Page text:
Kashmir curfew widens amid call for Friday protests
Security forces widened a curfew in Kashmir today as hardline separatists urged residents to march to the Hazratbal Shrine in Srinagar.Hurriyat activist held|Podcastdelhi Updated: Jul 09, 2010 17:41 IST
Security forces widened a curfew in Kashmir on Friday as hardline separatists urged residents to march to the Hazratbal Shrine in Srinagar.
"Whenever the curfew is relaxed in any of the areas, people are requested to come out on the streets and continue with a peaceful sit-in," a statement by hardliners said.
Curfew was clamped to contain violent protests over the killing of locals amid fresh attacks that injured two policemen, officials said.
"We have widened the curfew to ensure a violence-free Friday," a police officer, who declined to be named, told AFP.
People living under the strictly enforced curfew in Srinagar since Tuesday evening, have been facing hardships, especially those who are in urgent need of healthcare and medicines.
Police arrested Shabir Ahmed Wani, one of the two activists of hardline Hurriyat Conference, allegedly involved in a conspiracy to engineer violence in Kashmir Valley and get at least 10 to 15 people killed in a procession.
Wani was booked under various provisions of the Ranbir Penal Code and may be charged under the stringent Public Safety Act, under which he can be detained for two years, they said.
Involvement of hardline separatists in engineering some of the violence in the Kashmir Valley was indicated by the intercepted conversation between the two of them during which they discussed killing of at least 15 people in a procession near Srinagar on July 7.
Towns such as Kupwara and Handwara in the north, Kakpora and Pulwama in south and Gandherbal in the east were placed under fresh curfew. Violent flashpoints such as Sopore, Srinagar and Anantnag remain restricted.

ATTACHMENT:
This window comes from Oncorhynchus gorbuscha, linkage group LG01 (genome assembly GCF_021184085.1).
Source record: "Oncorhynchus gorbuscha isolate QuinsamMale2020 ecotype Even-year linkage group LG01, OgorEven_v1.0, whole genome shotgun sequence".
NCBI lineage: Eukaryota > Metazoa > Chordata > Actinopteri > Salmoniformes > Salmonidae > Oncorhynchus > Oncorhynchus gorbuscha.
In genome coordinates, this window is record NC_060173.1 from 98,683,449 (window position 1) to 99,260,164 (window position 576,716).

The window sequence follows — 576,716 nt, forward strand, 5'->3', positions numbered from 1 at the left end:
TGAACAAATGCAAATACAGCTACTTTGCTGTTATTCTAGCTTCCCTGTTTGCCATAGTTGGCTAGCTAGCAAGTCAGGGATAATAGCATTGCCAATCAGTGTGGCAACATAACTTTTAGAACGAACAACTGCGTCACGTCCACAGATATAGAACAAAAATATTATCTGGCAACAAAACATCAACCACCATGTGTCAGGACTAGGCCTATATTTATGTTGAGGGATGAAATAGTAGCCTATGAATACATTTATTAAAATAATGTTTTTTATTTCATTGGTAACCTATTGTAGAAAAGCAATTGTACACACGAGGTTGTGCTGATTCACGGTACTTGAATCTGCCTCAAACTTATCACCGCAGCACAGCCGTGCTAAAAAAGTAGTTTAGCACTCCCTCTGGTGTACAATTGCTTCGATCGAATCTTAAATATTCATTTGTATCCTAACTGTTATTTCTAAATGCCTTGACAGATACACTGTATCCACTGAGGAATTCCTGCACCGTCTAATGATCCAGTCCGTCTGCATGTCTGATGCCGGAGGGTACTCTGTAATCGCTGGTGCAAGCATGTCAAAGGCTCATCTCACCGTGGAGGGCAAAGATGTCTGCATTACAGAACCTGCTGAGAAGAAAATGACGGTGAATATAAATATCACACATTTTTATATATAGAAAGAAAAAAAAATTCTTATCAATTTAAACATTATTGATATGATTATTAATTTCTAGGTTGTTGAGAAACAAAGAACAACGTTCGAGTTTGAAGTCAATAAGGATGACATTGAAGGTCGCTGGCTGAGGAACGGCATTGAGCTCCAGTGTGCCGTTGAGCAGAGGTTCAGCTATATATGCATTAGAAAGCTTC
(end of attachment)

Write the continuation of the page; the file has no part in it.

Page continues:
In Sopore, suspected Lashker-e-Taiba militants launched three gun and grenade attacks on security forces on Friday that left a policeman and a paramilitary trooper injured, a police spokesman said.
Police and paramilitary forces, who have been struggling to control the wave of protests in the Muslim-majority Kashmir valley, have been accused of killing 15 civilians in less than a month.
Each death has sparked a new cycle of violence since the first killing of a 17-year old student by a police teargas shell during protests June 11 in Srinagar.
Two men and a woman were killed in Srinagar on Tuesday.
The army was called in on Wednesday in Srinagar after residents defied curfew restrictions and held protests. Their presence brought calm to the streets.
No local newspapers hit the stands for the second day running amid tight restrictions on the local and international media.
"Due to the curbs imposed by the government on media, Greater Kashmir and Kashmir Uzma could not bring out their print editions for second consecutive day, Friday," said the website of the two leading local newspapers.
The state's Chief Minister Omar Abdullah, under pressure to contain the violence, held a meeting with top police and intelligence officials on Friday, a police source said.
Top leaders in the ruling Congress party also met in New Delhi to be briefed by Home Minister P Chidambaram, Press Trust of Indian news agency reported.